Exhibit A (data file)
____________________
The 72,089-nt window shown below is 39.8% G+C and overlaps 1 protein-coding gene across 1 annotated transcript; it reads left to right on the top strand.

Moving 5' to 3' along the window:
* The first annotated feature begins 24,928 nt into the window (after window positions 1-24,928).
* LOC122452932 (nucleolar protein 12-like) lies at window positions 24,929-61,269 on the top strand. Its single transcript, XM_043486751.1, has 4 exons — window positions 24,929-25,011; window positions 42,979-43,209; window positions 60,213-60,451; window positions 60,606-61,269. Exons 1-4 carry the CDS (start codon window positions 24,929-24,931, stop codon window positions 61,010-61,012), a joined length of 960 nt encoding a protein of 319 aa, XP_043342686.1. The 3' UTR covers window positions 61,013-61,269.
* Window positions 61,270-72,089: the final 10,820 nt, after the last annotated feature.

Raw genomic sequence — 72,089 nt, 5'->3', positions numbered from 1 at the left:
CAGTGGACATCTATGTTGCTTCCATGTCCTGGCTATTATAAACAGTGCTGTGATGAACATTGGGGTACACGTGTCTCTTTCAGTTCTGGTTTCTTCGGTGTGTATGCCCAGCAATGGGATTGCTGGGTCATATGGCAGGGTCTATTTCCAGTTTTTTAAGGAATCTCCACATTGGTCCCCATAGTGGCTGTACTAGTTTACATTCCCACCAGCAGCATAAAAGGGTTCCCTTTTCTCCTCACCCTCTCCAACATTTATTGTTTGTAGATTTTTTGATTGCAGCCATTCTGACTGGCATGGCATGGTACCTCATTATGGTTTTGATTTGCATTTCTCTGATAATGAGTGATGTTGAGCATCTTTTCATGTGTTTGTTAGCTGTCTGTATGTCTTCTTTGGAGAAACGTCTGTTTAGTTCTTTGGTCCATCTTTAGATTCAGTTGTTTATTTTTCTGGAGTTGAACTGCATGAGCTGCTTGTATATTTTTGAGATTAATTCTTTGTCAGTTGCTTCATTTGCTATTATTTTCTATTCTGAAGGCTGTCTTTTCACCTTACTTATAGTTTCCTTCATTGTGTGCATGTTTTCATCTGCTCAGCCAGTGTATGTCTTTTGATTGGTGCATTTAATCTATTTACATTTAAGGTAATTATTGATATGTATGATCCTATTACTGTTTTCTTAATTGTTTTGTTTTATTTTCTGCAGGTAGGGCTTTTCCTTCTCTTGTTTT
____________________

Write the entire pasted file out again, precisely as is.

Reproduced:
The 72,089-nt window shown below is 39.8% G+C and overlaps 1 protein-coding gene across 1 annotated transcript; it reads left to right on the top strand.

Moving 5' to 3' along the window:
* The first annotated feature begins 24,928 nt into the window (after window positions 1-24,928).
* LOC122452932 (nucleolar protein 12-like) lies at window positions 24,929-61,269 on the top strand. Its single transcript, XM_043486751.1, has 4 exons — window positions 24,929-25,011; window positions 42,979-43,209; window positions 60,213-60,451; window positions 60,606-61,269. Exons 1-4 carry the CDS (start codon window positions 24,929-24,931, stop codon window positions 61,010-61,012), a joined length of 960 nt encoding a protein of 319 aa, XP_043342686.1. The 3' UTR covers window positions 61,013-61,269.
* Window positions 61,270-72,089: the final 10,820 nt, after the last annotated feature.

Raw genomic sequence — 72,089 nt, 5'->3', positions numbered from 1 at the left:
CAGTGGACATCTATGTTGCTTCCATGTCCTGGCTATTATAAACAGTGCTGTGATGAACATTGGGGTACACGTGTCTCTTTCAGTTCTGGTTTCTTCGGTGTGTATGCCCAGCAATGGGATTGCTGGGTCATATGGCAGGGTCTATTTCCAGTTTTTTAAGGAATCTCCACATTGGTCCCCATAGTGGCTGTACTAGTTTACATTCCCACCAGCAGCATAAAAGGGTTCCCTTTTCTCCTCACCCTCTCCAACATTTATTGTTTGTAGATTTTTTGATTGCAGCCATTCTGACTGGCATGGCATGGTACCTCATTATGGTTTTGATTTGCATTTCTCTGATAATGAGTGATGTTGAGCATCTTTTCATGTGTTTGTTAGCTGTCTGTATGTCTTCTTTGGAGAAACGTCTGTTTAGTTCTTTGGTCCATCTTTAGATTCAGTTGTTTATTTTTCTGGAGTTGAACTGCATGAGCTGCTTGTATATTTTTGAGATTAATTCTTTGTCAGTTGCTTCATTTGCTATTATTTTCTATTCTGAAGGCTGTCTTTTCACCTTACTTATAGTTTCCTTCATTGTGTGCATGTTTTCATCTGCTCAGCCAGTGTATGTCTTTTGATTGGTGCATTTAATCTATTTACATTTAAGGTAATTATTGATATGTATGATCCTATTACTGTTTTCTTAATTGTTTTGTTTTATTTTCTGCAGGTAGGGCTTTTCCTTCTCTTGTTTT